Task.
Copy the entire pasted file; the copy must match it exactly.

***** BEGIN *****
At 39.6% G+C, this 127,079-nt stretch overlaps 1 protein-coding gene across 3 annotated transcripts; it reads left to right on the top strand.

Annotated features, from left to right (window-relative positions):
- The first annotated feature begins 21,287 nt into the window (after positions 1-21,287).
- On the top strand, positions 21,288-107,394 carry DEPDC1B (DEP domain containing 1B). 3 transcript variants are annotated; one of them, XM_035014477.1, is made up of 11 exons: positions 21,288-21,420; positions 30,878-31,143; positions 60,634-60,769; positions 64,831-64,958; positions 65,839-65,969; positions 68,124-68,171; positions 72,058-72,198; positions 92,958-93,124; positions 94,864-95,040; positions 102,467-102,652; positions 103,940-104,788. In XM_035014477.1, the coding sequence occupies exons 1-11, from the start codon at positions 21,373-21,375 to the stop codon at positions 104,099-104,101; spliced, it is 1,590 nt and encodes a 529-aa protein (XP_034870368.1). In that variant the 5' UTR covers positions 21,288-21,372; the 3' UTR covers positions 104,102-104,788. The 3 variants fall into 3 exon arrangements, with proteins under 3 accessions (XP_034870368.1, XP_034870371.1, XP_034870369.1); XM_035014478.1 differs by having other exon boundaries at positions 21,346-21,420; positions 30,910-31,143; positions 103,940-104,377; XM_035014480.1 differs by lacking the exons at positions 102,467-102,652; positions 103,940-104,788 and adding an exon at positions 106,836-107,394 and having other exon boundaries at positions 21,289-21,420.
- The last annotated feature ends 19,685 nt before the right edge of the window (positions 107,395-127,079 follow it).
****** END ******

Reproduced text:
At 39.6% G+C, this 127,079-nt stretch overlaps 1 protein-coding gene across 3 annotated transcripts; it reads left to right on the top strand.

Annotated features, from left to right (window-relative positions):
- The first annotated feature begins 21,287 nt into the window (after positions 1-21,287).
- On the top strand, positions 21,288-107,394 carry DEPDC1B (DEP domain containing 1B). 3 transcript variants are annotated; one of them, XM_035014477.1, is made up of 11 exons: positions 21,288-21,420; positions 30,878-31,143; positions 60,634-60,769; positions 64,831-64,958; positions 65,839-65,969; positions 68,124-68,171; positions 72,058-72,198; positions 92,958-93,124; positions 94,864-95,040; positions 102,467-102,652; positions 103,940-104,788. In XM_035014477.1, the coding sequence occupies exons 1-11, from the start codon at positions 21,373-21,375 to the stop codon at positions 104,099-104,101; spliced, it is 1,590 nt and encodes a 529-aa protein (XP_034870368.1). In that variant the 5' UTR covers positions 21,288-21,372; the 3' UTR covers positions 104,102-104,788. The 3 variants fall into 3 exon arrangements, with proteins under 3 accessions (XP_034870368.1, XP_034870371.1, XP_034870369.1); XM_035014478.1 differs by having other exon boundaries at positions 21,346-21,420; positions 30,910-31,143; positions 103,940-104,377; XM_035014480.1 differs by lacking the exons at positions 102,467-102,652; positions 103,940-104,788 and adding an exon at positions 106,836-107,394 and having other exon boundaries at positions 21,289-21,420.
- The last annotated feature ends 19,685 nt before the right edge of the window (positions 107,395-127,079 follow it).